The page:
The coffin of the South Korean passenger killed when Soviet jets shot up a Korean Boeing 707 airliner which strayed over Arctic Russia arrived home on Monday (24 April).
GV: aircraft taxis into Helsinki airport with ambulances standing by (2 shots)
GV AND CU: passengers emerging from Pan Am aircraft (3 shots)
SV: man out on crutches.
SV: Injured passenger carried out on stretcher and placed into ambulance
SV: ambulance moves away.
SV AND CU: another injured person is carried out to ambulance (4 shots)
LV: ambulance leaves.
CU PAN: two coffins on airport trolleys
Before arriving at Seoul the relief aircraft had dropped Japanese passengers at Tokyo. A doctor who was among the Japanese passengers told how some passengers broke out whiskey to toast Captain Kim after he brought his bullet-riddled plane down smoothly on a frozen lake. In Seoul, Cho Chung-Hoon, the President of Korean Air lines said: "We will have to wait till the return of the Captain and navigator to find out what really happened."
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Background: The coffin of the South Korean passenger killed when Soviet jets shot up a Korean Boeing 707 airliner which strayed over Arctic Russia arrived home on Monday (24 April). Prime Minister Choi Kyu-Hah led wailing mourners in prayer, during a brief memorial ceremony at Seoul airport. A relief plane also took to Seoul 47 passengers and crew from the ill-fated Korean air lines flight 902 which crash landed on a frozen lake in Russia's Kola Peninsular on Thursday night (20 April). The Boeing's captain, Kim Chang Kuy and Navigator Lee Kun-So, are still being held in the Soviet Union, and as yet no announcement has been made as to how the 707 strayed 1,000 miles (1609 kilometres) from its trans-polar course from Paris to Seoul. The passengers and crew started their long journey back to Seoul on Sunday (23 April), when they were flown from the Soviet Arctic city of Murmansk to the Finnish capital of Helsinki.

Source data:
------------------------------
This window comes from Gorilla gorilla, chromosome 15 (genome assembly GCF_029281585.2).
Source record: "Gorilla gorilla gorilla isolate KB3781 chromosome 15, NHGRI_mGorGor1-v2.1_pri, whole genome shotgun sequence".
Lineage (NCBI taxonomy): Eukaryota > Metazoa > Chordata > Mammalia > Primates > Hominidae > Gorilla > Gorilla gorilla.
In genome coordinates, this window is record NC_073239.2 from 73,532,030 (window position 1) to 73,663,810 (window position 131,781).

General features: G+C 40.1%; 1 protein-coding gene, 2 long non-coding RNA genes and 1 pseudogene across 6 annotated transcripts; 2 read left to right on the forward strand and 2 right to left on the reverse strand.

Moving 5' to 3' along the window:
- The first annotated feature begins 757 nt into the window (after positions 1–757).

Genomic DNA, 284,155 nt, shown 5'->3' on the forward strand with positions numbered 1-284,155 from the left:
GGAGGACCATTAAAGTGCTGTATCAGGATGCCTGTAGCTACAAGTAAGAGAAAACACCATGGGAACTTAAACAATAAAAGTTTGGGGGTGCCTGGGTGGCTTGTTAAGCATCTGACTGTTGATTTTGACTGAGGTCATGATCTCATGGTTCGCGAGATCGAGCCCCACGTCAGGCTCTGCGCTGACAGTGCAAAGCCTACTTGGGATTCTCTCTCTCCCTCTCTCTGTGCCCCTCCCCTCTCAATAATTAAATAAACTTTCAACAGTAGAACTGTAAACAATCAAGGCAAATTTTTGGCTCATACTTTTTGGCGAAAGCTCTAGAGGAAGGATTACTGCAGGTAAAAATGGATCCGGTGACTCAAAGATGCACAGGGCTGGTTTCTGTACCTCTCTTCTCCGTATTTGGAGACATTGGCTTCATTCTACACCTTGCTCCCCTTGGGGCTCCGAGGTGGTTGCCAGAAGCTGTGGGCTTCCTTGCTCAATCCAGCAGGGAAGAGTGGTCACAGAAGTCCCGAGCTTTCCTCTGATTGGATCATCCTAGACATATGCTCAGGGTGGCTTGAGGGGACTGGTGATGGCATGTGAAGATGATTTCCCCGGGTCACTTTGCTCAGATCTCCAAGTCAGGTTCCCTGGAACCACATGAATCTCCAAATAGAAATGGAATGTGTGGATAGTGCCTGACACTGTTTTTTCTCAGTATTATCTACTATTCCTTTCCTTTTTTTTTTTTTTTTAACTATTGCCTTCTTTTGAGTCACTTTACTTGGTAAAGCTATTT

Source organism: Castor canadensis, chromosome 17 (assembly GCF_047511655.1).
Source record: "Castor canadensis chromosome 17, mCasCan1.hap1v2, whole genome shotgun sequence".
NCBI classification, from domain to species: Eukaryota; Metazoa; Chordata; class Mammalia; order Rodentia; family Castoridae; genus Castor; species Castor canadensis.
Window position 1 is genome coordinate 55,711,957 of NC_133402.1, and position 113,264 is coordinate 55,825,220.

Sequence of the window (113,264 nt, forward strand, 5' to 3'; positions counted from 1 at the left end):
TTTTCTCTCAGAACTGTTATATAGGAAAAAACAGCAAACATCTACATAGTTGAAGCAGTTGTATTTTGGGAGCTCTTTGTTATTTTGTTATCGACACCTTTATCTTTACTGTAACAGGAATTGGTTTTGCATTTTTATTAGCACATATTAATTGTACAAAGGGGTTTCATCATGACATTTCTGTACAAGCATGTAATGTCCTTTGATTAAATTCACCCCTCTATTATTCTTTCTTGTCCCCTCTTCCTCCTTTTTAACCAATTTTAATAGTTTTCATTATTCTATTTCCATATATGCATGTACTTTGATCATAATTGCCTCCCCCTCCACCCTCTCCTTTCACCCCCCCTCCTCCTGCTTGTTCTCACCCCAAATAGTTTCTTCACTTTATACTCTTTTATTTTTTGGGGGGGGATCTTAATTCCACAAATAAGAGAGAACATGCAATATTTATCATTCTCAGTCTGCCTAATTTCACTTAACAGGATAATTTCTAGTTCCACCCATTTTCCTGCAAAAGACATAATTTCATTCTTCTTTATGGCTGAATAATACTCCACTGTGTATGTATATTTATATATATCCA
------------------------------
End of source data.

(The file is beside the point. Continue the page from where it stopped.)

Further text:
SYNOPSIS: The Pan American Boeing that flew the crew and passengers from Murmansk, arrived in Helsinki early Sunday morning.
As the passengers streamed off the jet they looked cheerful and relieved at the end of their ordeal. They were met by Finnish government officials, and chiefs of the Korean airline, who had flown from Anchorage, Alaska, in a relief plane to take them on to Tokyo. The Pan American airliner had spent four hours in Murmansk.
The Korean airliner had been carrying 97 passengers when it crash landed. Two were killed, and altogether 13 were injured. On arrival at Helsinki three of the injured were rushed to hospital.
It was not clear whether the injured were all hurt during the shooting or during the subsequent crash landing. Passengers reported that after the plane had been hit the captain had said its altitude plunged from 35,000 feet (10,500 metres) to 5,000 feet (1,500 metres). Reports said the captain brought the plane down on a patch of tundra, and it came to a halt in the corner of a lake. In the process the left wing of the aircraft caught some trees and broke off. A British passenger said "We sat there for more than an hour afterwards, not daring to leave the warmth of the plane". The passengers were eventually picked up by a Russian rescue team.
The two dead were identified as South Korean Pang Tai-Hwan 36, and a 31-year-old Japanese man.